Homelessness and renewable energy

By From page A5 | June 23, 2014


If it were possible to provide a homeless individual with a stable, clean and safe place to receive mail, to live out of and keep personal effects, the homeless individual would no longer be homeless — they could explore their community and try to get a job, any job that works as long as no laws are broken or violated.

A homeless individual could eventually move out of their shelter if, and when, their livelihood improves, where they can trade up to a nice place with more room and quieter neighbors. An individual who is no longer homeless can re-register to vote because they have a stable address and enough formerly homeless registered voters can make a big difference in an election.

A renewable energy generation facility can be an asset when it is generating power for consumers. But the land that such facilities occupy is often otherwise barren except for weeds, trash, wild brush and some trees.

If a renewable energy generating facility were built as a power plant to provide reliable power for consumer’s home and businesses, could it also provide opportunities for homeless people to stop being homeless? Most of its revenue that is generated is through generating electricity, but secondary revenue could be generated as inexpensive rentals for homeless individuals to stop being homeless.

The units that are let out to each formerly homeless individual could have the minimum of absolute basic amenities. I’m sure it would be marginally better than a jail cell. It would be cheap; they could have privacy and some space for a bed and chairs, kitchenette and even a private bathroom to take care of personal hygiene.

It would be vastly better than the cold, hard ground infested with fire ants and roving carnivorous wild critters, especially when it rains or snows.

Also, it is preferably better than to be victimized by bullies and petty criminals who freely prey on the vulnerable who have few rights just because they’re the invisible class. It is impossible to get any job if you do not have a stable place to stay and live out of. Although not all homeless people can get work if there are no jobs available in walking or commuting distance — just any job isn’t a simple solution if you are homeless.

However, if a renewable energy facility provides opportunities for homeless folks to be no longer homeless, it could also provide opportunities in odd jobs and essential part-time jobs, exploiting cheap labor because everyone wins.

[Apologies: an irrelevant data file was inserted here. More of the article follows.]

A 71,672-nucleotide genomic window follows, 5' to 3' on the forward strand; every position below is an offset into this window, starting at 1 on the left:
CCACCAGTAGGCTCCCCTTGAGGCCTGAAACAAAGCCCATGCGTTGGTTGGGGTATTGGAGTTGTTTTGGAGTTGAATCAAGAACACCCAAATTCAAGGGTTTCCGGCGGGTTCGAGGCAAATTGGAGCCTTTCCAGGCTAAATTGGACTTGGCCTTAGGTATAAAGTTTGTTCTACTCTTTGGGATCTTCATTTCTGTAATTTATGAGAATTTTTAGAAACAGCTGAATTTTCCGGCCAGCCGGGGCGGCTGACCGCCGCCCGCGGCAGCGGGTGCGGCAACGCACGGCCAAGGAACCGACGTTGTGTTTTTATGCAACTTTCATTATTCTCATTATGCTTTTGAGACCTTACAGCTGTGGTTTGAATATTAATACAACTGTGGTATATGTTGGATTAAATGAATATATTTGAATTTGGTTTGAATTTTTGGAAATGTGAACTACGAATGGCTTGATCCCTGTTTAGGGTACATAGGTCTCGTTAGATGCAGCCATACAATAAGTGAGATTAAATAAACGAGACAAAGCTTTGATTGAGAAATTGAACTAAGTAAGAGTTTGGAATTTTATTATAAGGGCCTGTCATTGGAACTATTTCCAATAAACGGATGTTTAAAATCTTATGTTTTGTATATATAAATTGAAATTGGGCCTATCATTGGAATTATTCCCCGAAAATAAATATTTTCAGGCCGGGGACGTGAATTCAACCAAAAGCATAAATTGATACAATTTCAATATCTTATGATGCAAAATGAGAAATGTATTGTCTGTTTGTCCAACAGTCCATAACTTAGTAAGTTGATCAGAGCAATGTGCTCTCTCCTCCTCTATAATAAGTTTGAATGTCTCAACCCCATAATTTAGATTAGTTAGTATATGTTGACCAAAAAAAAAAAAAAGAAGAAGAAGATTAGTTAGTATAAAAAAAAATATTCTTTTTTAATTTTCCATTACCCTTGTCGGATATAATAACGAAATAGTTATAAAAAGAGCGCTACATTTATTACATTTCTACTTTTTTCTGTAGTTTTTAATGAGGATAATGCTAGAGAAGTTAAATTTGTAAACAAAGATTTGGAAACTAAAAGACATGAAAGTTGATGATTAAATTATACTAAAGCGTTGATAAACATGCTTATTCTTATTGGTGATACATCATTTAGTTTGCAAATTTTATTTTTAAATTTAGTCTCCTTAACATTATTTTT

When you give someone a chance to earn a fair wage, they can either spend their money on cheap thrills or essentials, or both if they manage to budget and save, if they choose to. By empowering someone to earn their way out of poverty, they can also contribute to a community by spending their money locally and earn a place in a community.

Individuals with a cell phone could be the eyes of local law enforcement — being part of the solution instead of part of a problem.

Either a private consortium or organization who would like to bring renewable energy to a community or the county itself could invest into renewable energy to generate revenue for its own needs. Providing additional opportunities for job and commerce would strengthen a community’s economy and solve some of its problems.

Detractors of renewable energy do have valid arguments against it when you are talking about “traditional renewable energy wind farms.”

You can’t solve problems with good intentions and ideas alone. You also need innovations and good plans. As an inventor, I believe I’ve resolved many of the problems that plague traditional wind farms, including finding a way to make renewable energy 100 percent reliable and still productive even when the wind resources grow weak or vanish through natural acts of nature, to still generate electricity and legitimately generate revenue. Other issues like getting rid of big, oversized windmills that mar the natural scenery and endanger wildlife, both avian and aviators.

But the downside is I need to build a prototype to work out any glitches in the concept and I also need to get intellectual rights registration. Both require resources I don’t have. However, once the prototype is running smoothly it would be relatively easy to expand the entire operation. It would create local construction jobs and bring other employment opportunities to the local community, including assembly and maintenance for the power plant. Depending upon how successful the endeavor pans out, the entrepreneurs could even offer municipal utility bonds for potential investors.

El Dorado County could even become the epicenter for a renewable energy next-generation revolution because their renewable energy power plant would be the only one on the planet that is 100 percent reliable, 24/7. And there wouldn’t be as many homeless folks being homeless too.

Cameron Park


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